[Review]The ill-fated (but pretty) world of TV drama
Looking back at the demise of the TV series “The World They Live In,” those two numbers linger on. The series scored a much-lower-than-expected 7 percent audience rating and it ended after 16 episodes.
The run was simply too short for its fans living in a world where the number of episodes can stretch as long as an elastic band if the ratings remain healthy.
Earlier this month, however, the series, whose English title is “Worlds Within,” bid us farewell, leaving the star duo of director Pyo Min-soo and writer Noh Hui-gyeong feeling slightly bereft.
But there are still Worlds maniacs who wait for the reruns on cable at 1 a.m., sing the theme song in public places and haunt the show’s Web site like forlorn apparitions.
Of course, the maniacs include the one who dared to write about the show in these precious pages during its run.
Go ahead and call me prejudiced, but allow me to declare that Worlds is an ill-fated, mistreated and star-crossed masterpiece. What attracts and amuses me, in a slightly perverted way, is that the drama chose to be ill-fated. This choice of rocky road is obvious in comparison with another drama with a similar topic - “On Air” - one of the biggest SBS-TV drama hits of the year.
The two programs basically had similar story lines, about the people behind the scenes working on TV dramas, the directors, writers and actors.
In telling the stories, however, On Air chose to be overdramatic and maximize the spice that typified the conflicts that broke out between the characters while Worlds chose to minimize the melodrama.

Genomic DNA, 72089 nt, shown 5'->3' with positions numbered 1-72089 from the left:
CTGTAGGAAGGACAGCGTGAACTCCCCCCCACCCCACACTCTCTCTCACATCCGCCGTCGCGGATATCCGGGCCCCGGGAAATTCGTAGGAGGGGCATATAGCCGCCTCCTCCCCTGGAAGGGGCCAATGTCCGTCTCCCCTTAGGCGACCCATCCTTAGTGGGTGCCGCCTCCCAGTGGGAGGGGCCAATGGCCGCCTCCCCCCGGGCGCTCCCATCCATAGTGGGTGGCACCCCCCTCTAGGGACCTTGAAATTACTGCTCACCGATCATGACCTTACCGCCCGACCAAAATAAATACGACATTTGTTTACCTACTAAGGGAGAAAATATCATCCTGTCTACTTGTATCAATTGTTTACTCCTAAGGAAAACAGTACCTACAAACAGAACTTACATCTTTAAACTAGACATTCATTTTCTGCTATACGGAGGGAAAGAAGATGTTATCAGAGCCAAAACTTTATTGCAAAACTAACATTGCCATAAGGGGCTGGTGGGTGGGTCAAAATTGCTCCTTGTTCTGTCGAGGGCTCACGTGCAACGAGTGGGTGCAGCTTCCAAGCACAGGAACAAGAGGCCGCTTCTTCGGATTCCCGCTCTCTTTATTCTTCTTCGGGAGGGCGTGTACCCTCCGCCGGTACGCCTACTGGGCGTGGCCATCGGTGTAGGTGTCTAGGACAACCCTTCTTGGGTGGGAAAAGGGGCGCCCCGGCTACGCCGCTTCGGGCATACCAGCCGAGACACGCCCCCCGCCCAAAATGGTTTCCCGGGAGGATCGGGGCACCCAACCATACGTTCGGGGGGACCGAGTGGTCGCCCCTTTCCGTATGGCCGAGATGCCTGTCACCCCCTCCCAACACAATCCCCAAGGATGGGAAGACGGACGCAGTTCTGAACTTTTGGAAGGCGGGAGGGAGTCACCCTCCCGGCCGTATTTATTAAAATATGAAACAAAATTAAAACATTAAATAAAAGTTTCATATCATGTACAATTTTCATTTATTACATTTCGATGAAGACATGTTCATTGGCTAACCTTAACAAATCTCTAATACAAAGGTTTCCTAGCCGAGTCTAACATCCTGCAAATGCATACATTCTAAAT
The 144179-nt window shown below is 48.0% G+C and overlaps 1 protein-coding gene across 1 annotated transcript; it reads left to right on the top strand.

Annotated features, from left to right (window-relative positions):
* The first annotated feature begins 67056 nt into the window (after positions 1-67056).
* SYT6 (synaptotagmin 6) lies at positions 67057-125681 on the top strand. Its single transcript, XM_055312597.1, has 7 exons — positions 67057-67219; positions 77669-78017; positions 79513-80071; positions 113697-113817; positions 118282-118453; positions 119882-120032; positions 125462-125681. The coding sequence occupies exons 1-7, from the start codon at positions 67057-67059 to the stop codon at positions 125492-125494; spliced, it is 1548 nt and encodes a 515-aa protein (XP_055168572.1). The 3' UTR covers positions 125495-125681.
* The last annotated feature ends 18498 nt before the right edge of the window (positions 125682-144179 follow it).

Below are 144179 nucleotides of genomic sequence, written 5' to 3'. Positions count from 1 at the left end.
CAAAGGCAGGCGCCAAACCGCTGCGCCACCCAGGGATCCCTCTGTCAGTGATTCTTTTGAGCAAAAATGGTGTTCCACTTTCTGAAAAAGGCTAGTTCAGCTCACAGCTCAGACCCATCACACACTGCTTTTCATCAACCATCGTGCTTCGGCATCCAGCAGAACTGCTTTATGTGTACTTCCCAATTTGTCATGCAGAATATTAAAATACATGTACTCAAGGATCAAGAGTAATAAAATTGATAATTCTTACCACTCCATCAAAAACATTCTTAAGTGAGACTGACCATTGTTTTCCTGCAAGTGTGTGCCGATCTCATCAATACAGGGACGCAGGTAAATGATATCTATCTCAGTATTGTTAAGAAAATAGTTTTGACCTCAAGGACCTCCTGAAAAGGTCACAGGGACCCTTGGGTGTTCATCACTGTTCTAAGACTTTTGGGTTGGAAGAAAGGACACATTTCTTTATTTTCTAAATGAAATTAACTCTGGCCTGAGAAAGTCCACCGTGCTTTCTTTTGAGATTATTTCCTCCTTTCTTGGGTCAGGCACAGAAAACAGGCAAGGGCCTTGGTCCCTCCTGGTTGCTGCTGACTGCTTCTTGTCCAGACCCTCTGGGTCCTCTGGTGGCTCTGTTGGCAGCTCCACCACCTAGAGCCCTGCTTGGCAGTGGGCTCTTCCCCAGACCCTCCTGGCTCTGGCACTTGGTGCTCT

Instead of showing the spats between the star actress, writer and director, where the love stories have an aftertaste as bitter as a spoonful of MSG, Worlds told the low-key yet heart-aching stories of all the characters.
This is the big, big virtue of the 40-something writer, Noh.
The axis of the drama is a love story between two young TV drama directors, Jun-young and Ji-o, touching upon the lives and stories of all the neighboring characters: an actress growing old and lonely, the decades-long unrequited love of an aged director for an equally aging star actress and the agony of a housewife who chooses to be vulgar as a means of survival.
In telling these stories, the writer doesn’t sensationalize the plot, preferring instead to exploit the human side of the story using a theatrical approach rather than a cinematic one. Noh must have been aware that this anti-commercial approach wouldn’t wash with the viewing public, but I guess she had to do what she had to do.
The jewel in the drama, however, is the love story between the two lead characters, Jun-young played by Song Hye-gyo and Ji-o played by Hyun Bin.
The drama focuses on how relationships start and crumble, and the actors require strong acting chops to carry the story.
Unfortunately, no matter how hard she tried, Song could not rid herself of the criticism that has plagued her poor performance, which is maybe one of the reasons the show tanked.
At least, Hyun, the actor, showed to the world that he can act (plus present a face worth looking at).
After watching all 16 episodes of the Worlds series, I thought up two wishes for the year. First, let the New Year bring more interesting TV shows, so I can fill this column with more exciting reviews.
And second, let more love into this mundane world of ours. You see, I agree with Noh and her recent book called “You are Guilty if You are not in Love.”
A memorable line in the book is “Thank you for deserting me, my dear first love.”
At least, there’s one certainty to look forward to in 2009: more dramas and stories by Noh.